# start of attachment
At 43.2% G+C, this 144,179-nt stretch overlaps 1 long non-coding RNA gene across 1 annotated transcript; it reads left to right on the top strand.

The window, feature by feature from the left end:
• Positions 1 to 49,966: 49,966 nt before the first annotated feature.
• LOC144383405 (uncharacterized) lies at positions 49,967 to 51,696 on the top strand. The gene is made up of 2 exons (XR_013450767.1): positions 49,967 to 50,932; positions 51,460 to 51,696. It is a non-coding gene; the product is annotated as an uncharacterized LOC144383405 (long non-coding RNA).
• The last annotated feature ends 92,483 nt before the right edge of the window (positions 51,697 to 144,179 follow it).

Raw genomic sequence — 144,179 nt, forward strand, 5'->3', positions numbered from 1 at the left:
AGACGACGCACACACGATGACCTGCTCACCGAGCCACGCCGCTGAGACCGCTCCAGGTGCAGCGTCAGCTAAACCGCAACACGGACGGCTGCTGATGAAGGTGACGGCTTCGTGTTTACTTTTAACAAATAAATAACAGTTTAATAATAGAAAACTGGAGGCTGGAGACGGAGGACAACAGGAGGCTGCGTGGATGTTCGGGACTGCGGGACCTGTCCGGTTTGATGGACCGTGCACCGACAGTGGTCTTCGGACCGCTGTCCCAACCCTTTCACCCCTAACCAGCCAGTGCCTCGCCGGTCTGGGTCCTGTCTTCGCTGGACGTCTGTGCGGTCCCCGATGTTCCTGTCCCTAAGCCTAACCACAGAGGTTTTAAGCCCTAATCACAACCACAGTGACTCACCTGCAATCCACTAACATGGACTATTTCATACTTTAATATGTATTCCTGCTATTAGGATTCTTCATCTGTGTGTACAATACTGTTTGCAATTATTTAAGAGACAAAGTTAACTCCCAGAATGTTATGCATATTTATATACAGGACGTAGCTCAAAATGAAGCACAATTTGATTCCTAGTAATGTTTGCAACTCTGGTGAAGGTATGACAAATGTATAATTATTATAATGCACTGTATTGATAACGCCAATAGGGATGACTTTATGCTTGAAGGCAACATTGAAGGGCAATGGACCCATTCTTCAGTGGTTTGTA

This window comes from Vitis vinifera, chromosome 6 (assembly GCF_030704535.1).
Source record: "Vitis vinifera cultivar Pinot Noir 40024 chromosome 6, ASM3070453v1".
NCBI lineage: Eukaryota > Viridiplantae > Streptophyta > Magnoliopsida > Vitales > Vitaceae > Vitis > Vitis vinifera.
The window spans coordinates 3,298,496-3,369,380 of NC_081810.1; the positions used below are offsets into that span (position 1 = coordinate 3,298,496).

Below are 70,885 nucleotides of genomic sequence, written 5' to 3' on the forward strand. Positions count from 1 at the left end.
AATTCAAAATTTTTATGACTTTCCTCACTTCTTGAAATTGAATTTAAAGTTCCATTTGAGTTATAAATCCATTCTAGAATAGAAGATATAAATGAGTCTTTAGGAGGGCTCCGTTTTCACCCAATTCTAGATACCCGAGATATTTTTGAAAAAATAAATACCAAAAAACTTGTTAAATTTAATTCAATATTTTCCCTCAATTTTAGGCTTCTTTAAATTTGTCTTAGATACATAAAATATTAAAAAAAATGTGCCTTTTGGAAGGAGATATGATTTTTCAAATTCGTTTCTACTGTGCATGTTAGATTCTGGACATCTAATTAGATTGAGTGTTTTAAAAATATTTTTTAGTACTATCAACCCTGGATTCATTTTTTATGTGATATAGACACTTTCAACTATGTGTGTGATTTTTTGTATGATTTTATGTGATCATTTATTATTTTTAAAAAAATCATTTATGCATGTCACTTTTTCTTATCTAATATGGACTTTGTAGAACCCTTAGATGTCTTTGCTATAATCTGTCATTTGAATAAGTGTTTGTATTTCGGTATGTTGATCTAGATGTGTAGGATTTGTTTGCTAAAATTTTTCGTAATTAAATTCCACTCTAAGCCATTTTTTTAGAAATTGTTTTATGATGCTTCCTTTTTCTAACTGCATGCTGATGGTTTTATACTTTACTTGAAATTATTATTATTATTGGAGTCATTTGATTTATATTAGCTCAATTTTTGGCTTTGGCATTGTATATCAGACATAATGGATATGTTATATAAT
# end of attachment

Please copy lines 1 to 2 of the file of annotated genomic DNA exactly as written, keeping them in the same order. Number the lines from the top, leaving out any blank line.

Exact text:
At 43.2% G+C, this 144,179-nt stretch overlaps 1 long non-coding RNA gene across 1 annotated transcript; it reads left to right on the top strand.

The window, feature by feature from the left end: